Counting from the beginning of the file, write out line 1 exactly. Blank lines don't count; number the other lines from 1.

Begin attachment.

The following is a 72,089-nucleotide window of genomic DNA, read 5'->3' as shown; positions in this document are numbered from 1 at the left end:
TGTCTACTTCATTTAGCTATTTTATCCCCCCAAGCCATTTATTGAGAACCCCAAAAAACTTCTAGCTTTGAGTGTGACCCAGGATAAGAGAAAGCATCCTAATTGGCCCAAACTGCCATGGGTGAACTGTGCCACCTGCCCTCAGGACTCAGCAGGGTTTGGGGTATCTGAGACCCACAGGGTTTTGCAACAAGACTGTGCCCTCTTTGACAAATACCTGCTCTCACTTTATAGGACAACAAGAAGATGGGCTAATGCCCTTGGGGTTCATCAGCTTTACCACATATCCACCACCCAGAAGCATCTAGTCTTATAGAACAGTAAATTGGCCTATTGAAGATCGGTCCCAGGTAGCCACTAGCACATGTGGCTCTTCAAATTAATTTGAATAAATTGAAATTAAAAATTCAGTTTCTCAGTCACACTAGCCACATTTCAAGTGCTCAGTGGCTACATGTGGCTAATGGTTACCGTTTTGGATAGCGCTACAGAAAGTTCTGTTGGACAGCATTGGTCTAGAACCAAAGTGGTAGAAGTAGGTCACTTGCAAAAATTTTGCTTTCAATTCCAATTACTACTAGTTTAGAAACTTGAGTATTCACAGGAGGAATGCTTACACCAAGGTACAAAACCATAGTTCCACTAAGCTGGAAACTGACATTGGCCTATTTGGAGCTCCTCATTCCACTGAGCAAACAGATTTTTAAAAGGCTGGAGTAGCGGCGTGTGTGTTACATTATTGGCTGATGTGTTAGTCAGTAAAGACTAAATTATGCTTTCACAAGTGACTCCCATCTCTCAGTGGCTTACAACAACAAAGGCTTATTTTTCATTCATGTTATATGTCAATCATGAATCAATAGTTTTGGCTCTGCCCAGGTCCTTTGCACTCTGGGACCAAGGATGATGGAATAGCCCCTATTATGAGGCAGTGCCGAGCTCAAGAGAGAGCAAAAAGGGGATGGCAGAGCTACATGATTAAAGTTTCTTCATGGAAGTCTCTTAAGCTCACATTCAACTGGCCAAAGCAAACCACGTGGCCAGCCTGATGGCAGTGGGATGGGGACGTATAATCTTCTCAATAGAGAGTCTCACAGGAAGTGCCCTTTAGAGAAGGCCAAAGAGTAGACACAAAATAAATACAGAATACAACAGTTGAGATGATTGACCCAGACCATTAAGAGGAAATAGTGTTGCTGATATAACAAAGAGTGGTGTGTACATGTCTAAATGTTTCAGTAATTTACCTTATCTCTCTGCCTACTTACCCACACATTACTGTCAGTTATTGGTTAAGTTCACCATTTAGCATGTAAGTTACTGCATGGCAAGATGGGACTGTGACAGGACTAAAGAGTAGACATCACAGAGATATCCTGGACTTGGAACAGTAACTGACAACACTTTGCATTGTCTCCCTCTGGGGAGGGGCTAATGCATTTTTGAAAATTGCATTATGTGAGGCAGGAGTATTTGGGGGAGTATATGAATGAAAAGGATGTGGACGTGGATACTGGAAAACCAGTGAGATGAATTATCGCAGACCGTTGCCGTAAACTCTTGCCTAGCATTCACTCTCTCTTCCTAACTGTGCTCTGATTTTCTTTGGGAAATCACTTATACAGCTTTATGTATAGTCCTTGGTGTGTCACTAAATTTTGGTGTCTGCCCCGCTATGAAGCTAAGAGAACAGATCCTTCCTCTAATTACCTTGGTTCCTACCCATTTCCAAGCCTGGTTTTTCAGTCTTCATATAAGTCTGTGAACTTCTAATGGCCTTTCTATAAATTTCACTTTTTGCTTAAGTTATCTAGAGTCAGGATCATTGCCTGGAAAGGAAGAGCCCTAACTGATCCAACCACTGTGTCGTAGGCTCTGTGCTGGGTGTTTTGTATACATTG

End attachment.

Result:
The following is a 72,089-nucleotide window of genomic DNA, read 5'->3' as shown; positions in this document are numbered from 1 at the left end: